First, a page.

Why Managing Change Is an Essential 21st Century Skill
College students need to be expert multitaskers – balancing competing demands, approaching deadlines, and personal responsibilities in a limited amount of time. Many react by establishing a set routine so they can feel a sense of control. But then a new assignment or forgotten deadline threatens their equilibrium.
Over time students probably get used to dealing with minor changes, but when a bigger challenge occurs–a new class with a new set of expectations, for example””they may confront stress and anxiety.
A change management plan””a set of coping strategies””will enable students to maintain a sense of control and remain productive.
What is Change?
The inevitable nature of change is often what is written about or discussed because nothing in life remains constant. Over time, many people become change-weary – especially students – when they continually have to adapt to new conditions within their environment. For students, that environment includes their school and their classes, as policies, procedures, processes, and expectations are likely to change on a regular basis. You may begin to resist change or grow tired of changes if you believe that your environment is unpredictable or that change is continually forced upon you, as it causes feelings of apprehension and uncertainty. Students establish habitual patterns of studying and working that provide a sense of stability. Whenever that routine is disrupted it may produce a feeling of insecurity, which can interrupt your productivity if you have not developed coping mechanisms.
The Process of Change
Change can best be understood as a process through the Transition Model, which was developed in 1991 by William Bridges, author of Managing Transitions. He established three stages that occur as we adapt to change and made a distinction within this model between change and transition. Bridges stated that “change is all about the outcome we are trying to achieve; transition is about how we’ll get there and how we’ll manage things while we are en route.” As you review the elements of this model you’ll notice that types of change are not taken into consideration. This is due to the varying degrees that change is individually process and internalized. Some of us are more adept with being able to adapt and other people can get stuck at the very first part of the process.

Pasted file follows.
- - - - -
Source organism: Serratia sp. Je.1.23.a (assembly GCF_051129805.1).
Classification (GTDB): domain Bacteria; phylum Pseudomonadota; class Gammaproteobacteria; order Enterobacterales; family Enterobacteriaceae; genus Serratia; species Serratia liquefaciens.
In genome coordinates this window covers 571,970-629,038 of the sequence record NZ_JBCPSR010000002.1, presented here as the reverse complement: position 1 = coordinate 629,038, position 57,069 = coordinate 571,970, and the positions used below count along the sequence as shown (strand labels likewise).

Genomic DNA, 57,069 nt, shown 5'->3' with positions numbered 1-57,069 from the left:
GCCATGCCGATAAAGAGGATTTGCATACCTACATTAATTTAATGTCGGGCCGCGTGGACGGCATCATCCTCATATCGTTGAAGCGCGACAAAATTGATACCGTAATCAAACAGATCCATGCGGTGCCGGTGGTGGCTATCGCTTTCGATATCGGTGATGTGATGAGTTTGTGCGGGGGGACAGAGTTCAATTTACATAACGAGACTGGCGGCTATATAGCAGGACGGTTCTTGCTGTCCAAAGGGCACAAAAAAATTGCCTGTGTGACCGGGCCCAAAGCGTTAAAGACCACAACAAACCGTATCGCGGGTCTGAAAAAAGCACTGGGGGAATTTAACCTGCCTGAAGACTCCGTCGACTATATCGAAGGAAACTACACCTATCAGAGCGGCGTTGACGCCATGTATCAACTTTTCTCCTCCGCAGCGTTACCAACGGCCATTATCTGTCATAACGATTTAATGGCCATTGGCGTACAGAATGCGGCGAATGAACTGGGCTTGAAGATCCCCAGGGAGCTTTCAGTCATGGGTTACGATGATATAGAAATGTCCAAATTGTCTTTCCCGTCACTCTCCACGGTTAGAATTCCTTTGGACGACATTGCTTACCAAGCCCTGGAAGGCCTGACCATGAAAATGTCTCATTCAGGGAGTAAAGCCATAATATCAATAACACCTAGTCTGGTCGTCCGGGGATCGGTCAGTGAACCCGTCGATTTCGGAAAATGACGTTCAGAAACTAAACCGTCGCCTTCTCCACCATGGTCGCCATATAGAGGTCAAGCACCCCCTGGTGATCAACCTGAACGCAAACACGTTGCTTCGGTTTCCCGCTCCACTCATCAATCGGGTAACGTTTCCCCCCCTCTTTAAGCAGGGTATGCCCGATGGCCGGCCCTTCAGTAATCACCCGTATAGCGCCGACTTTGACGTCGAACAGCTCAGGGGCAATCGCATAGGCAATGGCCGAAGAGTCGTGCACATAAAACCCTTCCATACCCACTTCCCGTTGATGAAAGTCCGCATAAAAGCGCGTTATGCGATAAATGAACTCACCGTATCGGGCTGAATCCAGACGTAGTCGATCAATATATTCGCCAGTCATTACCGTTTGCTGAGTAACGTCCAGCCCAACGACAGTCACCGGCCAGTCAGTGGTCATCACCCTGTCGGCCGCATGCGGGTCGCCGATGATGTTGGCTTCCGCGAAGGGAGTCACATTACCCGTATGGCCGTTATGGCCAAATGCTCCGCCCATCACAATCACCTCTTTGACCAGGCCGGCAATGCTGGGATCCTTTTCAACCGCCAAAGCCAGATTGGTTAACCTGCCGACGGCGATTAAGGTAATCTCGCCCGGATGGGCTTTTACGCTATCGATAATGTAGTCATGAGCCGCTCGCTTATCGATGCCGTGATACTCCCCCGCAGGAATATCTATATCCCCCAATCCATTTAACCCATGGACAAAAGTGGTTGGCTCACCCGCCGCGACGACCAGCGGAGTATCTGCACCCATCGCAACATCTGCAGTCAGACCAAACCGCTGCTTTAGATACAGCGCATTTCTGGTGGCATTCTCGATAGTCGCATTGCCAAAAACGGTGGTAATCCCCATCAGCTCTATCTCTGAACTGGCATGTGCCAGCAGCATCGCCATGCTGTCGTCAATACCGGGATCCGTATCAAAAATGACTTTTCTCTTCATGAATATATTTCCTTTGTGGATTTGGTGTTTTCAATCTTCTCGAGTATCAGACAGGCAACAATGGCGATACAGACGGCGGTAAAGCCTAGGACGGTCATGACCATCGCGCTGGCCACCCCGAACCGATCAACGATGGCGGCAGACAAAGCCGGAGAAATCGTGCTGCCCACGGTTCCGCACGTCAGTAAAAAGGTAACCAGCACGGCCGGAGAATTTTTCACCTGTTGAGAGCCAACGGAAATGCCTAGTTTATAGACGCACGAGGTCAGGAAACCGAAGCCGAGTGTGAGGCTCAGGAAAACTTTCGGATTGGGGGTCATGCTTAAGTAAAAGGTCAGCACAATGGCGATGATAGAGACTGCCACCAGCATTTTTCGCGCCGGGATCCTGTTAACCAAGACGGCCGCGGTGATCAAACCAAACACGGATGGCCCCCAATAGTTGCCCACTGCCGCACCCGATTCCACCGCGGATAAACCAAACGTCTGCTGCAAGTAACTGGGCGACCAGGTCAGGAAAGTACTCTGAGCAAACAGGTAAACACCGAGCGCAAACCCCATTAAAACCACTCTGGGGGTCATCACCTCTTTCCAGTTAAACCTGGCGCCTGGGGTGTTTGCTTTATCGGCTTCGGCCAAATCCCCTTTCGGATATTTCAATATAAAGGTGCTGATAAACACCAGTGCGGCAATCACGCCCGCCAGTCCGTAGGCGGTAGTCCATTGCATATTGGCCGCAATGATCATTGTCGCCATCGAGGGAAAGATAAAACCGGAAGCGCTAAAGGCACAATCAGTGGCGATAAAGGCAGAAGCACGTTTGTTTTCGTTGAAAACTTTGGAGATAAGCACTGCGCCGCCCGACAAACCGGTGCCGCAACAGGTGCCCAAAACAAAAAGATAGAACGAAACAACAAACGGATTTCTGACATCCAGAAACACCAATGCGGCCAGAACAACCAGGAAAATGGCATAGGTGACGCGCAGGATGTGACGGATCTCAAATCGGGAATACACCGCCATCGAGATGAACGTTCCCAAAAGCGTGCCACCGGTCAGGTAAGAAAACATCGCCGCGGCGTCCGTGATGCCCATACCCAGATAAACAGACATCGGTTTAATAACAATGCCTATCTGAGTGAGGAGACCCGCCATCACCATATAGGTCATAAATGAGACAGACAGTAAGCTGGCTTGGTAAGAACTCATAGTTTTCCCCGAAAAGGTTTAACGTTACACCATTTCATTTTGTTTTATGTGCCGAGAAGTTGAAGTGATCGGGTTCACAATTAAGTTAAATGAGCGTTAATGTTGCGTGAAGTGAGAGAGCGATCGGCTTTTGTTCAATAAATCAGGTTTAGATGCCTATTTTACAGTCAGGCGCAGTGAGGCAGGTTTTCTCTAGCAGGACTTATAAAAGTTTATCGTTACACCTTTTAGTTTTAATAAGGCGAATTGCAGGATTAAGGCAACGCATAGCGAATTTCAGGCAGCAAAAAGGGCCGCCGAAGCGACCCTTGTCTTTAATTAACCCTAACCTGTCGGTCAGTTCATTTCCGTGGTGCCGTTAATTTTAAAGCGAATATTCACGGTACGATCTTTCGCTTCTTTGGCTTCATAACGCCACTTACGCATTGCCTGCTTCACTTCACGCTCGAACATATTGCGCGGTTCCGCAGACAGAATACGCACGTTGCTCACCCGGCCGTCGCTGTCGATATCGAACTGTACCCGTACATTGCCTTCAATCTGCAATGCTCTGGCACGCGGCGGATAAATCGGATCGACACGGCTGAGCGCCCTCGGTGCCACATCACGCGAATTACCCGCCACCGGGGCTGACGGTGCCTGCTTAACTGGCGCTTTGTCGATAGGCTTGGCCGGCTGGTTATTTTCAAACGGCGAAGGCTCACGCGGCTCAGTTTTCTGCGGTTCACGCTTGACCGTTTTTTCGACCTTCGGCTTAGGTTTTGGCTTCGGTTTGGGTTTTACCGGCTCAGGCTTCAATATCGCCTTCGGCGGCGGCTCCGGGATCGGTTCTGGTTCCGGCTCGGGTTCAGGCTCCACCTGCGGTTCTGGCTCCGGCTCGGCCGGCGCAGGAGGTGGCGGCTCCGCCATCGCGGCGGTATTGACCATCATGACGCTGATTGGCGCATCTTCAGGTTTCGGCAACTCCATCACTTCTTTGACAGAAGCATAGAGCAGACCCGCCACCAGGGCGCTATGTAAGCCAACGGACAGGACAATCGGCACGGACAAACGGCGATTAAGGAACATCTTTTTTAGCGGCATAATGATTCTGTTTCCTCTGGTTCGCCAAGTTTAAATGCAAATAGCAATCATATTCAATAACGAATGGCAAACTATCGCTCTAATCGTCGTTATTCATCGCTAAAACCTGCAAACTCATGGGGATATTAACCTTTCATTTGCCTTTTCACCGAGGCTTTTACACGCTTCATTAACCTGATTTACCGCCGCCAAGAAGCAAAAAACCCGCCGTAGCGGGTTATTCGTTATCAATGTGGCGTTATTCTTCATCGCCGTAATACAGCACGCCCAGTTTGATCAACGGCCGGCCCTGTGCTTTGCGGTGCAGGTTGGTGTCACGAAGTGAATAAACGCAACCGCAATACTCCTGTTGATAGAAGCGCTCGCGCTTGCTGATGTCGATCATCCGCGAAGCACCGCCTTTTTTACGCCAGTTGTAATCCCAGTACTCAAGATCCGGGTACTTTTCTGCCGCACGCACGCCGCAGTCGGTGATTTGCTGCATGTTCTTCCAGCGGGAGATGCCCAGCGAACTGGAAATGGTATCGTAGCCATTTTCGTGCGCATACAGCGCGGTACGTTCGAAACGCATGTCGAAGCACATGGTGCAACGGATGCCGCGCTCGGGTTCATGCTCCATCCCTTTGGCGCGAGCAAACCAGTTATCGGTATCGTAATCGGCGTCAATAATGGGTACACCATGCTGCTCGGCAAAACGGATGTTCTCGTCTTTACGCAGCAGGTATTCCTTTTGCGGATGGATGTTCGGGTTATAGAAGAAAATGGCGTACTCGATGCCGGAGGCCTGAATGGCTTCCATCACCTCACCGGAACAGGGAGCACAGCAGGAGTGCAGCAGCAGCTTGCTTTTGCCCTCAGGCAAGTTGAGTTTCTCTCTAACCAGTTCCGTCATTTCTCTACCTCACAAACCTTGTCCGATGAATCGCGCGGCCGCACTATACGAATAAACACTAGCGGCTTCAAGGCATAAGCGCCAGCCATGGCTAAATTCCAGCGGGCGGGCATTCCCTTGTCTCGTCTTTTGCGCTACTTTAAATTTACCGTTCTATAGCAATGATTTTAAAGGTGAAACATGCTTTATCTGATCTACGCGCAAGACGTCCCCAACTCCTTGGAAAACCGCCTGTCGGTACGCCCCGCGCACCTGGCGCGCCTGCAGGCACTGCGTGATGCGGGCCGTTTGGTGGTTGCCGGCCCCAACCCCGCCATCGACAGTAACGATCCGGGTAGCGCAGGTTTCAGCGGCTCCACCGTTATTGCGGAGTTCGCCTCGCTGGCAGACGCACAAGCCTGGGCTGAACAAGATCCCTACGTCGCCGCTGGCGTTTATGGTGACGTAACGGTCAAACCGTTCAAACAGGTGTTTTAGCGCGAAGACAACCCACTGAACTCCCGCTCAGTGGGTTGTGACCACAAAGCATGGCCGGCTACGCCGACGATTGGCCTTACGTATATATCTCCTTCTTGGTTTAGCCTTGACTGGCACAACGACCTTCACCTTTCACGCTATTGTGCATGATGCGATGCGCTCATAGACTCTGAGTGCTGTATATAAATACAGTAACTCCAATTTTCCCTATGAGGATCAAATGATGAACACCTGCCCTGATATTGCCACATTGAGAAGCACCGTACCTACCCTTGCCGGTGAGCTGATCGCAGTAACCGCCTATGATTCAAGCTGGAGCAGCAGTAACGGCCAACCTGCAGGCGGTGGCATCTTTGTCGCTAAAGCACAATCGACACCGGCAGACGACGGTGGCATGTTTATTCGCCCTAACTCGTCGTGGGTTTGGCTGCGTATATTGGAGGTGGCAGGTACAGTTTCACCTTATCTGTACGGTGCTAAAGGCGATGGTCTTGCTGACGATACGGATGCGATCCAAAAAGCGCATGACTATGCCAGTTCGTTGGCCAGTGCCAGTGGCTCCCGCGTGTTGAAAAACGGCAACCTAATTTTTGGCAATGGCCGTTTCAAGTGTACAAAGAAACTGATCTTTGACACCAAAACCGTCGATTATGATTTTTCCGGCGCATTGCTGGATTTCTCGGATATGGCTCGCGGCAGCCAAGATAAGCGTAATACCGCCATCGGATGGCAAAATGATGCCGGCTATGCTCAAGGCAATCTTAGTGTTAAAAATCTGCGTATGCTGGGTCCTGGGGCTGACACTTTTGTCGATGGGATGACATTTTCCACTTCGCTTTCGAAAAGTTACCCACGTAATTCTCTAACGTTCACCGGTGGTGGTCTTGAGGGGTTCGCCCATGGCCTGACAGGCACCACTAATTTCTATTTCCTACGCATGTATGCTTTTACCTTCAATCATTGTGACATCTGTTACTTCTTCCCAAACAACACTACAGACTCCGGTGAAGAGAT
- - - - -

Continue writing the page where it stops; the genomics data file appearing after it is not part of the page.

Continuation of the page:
1. Ending, Losing, and Letting Go. When change first occurs there is a wide range of emotions that may be experienced, including disappointment, discomfort, fear, and anger. There may be periods of frustration, anxiety, disorientation, and uncertainty. The reason why someone can get stuck at this point is that they either don’t accept what has occurred or they won’t let go of the past and accept something new, which causes further resistance to the process.